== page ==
Omicron surge leads to restrictions return

Andrew Brown |

Spiralling numbers of COVID-19 cases linked to the Omicron variant has led to state governments reintroducing pandemic restrictions.

As Victorians wake to new density limits in hospitality venues, NSW is reportedly set to shut nightclubs and some major events in response to the variant.

The Northern Territory has also implemented a territory-wide lockout for the unvaccinated.

It comes as NSW reported a record high daily case number of 38,625 infections on Friday, along with 11 deaths.

There are now 1738 COVID-19 cases being treated in NSW hospitals, which is an increase of more than 100 patients from the day before, with 134 in intensive care.

In Victoria, there were 21,728 new cases, slightly down from a record 21,997 the day before.

Victoria also registered six more deaths, while 644  infected people are in hospital. Of those, 58 are in intensive care and 24 are on a ventilator.

Chair of the Coalition for Epidemic Preparedness, Professor Jane Halton, said the new restrictions were sensible given the rise in infections.

“What we are trying to do now is manage this particular variant of the virus, and that means slowing its spread down,” Prof Halton told the Nine Network on Friday.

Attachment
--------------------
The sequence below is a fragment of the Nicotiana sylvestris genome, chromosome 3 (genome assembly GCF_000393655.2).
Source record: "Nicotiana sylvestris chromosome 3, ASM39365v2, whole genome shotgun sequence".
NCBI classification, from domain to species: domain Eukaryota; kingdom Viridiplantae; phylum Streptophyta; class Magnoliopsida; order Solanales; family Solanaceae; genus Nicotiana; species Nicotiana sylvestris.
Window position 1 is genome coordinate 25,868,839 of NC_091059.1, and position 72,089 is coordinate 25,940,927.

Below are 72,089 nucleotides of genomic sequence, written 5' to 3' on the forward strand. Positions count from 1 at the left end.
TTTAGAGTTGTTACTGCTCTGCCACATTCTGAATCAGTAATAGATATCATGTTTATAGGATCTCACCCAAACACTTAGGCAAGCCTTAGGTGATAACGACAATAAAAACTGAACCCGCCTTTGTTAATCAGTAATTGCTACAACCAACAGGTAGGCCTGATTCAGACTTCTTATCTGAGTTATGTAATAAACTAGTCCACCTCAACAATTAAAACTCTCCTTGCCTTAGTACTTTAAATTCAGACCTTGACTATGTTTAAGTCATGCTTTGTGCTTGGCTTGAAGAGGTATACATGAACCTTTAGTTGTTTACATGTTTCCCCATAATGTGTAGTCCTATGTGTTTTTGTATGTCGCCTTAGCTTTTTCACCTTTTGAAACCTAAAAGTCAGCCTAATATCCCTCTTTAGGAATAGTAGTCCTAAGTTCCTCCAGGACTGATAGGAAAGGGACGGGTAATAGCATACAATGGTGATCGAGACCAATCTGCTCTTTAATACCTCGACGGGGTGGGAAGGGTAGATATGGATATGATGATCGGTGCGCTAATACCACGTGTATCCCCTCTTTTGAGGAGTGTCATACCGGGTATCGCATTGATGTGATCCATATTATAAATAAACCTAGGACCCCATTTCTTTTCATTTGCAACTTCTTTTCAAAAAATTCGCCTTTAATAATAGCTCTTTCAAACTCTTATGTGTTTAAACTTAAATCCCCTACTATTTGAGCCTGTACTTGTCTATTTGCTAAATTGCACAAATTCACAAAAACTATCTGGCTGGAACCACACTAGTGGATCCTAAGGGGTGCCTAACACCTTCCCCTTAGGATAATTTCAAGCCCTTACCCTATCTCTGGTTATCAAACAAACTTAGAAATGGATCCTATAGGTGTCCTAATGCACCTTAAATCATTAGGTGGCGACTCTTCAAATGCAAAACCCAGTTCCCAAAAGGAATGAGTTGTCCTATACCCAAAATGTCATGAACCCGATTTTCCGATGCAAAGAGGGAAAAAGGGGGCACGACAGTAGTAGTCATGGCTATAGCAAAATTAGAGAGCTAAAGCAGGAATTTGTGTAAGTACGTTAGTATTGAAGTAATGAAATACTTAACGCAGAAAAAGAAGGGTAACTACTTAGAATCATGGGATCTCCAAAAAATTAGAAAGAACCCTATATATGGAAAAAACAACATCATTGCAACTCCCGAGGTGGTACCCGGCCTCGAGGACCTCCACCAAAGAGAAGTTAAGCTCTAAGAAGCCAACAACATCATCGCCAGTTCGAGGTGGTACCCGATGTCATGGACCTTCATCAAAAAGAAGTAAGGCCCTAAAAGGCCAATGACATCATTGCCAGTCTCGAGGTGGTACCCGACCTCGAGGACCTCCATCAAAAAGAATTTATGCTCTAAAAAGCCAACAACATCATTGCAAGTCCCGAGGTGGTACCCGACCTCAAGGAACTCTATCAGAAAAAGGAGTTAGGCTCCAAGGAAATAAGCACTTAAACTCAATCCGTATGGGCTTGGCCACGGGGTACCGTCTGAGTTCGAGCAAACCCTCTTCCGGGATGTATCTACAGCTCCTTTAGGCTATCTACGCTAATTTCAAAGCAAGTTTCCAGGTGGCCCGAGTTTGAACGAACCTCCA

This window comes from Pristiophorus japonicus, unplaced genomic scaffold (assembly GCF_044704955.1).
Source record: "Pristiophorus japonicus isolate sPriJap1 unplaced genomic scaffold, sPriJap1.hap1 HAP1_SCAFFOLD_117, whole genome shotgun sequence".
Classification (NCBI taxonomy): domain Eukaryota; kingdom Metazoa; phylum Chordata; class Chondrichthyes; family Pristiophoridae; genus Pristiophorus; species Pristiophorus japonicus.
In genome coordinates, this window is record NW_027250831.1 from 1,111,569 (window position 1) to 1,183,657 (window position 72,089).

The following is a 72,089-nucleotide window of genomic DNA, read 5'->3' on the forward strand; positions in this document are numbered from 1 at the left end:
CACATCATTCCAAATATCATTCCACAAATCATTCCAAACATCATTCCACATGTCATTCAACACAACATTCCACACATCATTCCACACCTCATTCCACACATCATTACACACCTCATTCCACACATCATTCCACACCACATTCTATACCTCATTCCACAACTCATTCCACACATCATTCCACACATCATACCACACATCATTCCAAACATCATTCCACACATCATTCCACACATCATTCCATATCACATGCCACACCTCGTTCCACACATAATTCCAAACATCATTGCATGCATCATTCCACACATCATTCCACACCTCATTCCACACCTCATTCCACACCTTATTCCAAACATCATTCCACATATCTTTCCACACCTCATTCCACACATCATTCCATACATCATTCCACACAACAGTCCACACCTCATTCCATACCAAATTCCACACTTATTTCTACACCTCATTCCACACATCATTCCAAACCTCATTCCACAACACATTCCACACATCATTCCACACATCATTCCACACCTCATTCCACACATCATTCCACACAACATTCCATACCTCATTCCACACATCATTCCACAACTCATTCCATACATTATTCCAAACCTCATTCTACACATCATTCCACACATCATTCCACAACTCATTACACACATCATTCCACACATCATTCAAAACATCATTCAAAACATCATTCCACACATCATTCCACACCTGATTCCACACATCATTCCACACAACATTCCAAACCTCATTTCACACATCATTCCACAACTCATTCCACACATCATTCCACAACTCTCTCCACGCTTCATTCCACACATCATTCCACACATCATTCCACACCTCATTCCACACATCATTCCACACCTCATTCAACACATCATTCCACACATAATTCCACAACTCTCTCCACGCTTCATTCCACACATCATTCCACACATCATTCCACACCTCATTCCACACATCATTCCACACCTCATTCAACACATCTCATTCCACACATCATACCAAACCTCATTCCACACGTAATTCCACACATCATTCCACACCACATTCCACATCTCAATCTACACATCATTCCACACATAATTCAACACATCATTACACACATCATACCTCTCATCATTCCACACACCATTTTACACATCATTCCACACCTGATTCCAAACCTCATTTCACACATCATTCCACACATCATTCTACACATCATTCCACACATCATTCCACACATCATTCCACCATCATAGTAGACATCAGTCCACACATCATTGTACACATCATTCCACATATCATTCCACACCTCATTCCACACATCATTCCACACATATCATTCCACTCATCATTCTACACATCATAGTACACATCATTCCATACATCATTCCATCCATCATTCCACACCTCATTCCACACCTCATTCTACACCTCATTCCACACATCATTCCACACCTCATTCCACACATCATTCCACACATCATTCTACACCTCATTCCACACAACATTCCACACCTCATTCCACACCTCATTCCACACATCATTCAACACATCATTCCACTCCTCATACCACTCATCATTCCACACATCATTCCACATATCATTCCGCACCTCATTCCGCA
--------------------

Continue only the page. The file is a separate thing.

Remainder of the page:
“This is very infectious, we know that, so people are going to have to be prudent for the next several weeks.”

Prime Minister Scott Morrison has urged Australians to check their eligibility for federal pandemic leave disaster payments, following the case surge.

The payment is worth $750 for each seven day period a person has been told to self-isolate or quarantine.

The rise in cases has led to a boost in demand for rapid antigen tests, which has caused widespread shortages and reports of price gouging at some retailers.

Large queues have been seen at PCR testing clinics across the country following the rapid test shortage.

Labor health spokesman Mark Butler told ABC radio Australia was at risk from a lack of rapid tests.

“There is a very serious risk the Australian community is going to be dumped by this fourth wave because Scott Morrison failed to do the hard work,” he said.

“The critical weapons in the fight against Omicron … are to make sure we’re getting boosters into people’s arms and to ensure we have a comprehensive rapid testing regime and (the prime minister) failed at both of them.”

Mr Morrison said 200 million rapid tests would be available in coming weeks but ruled out making them universally free. The government will instead provide 10 tests over a three-month period to more than six million concession cardholders.

Nearly three million people aged 16 and over have received their booster dose since the booster rollout began.

The time frame between doses was shortened earlier this week from five to four months between the second and third dose.

That will shorten again to three months by the end of January.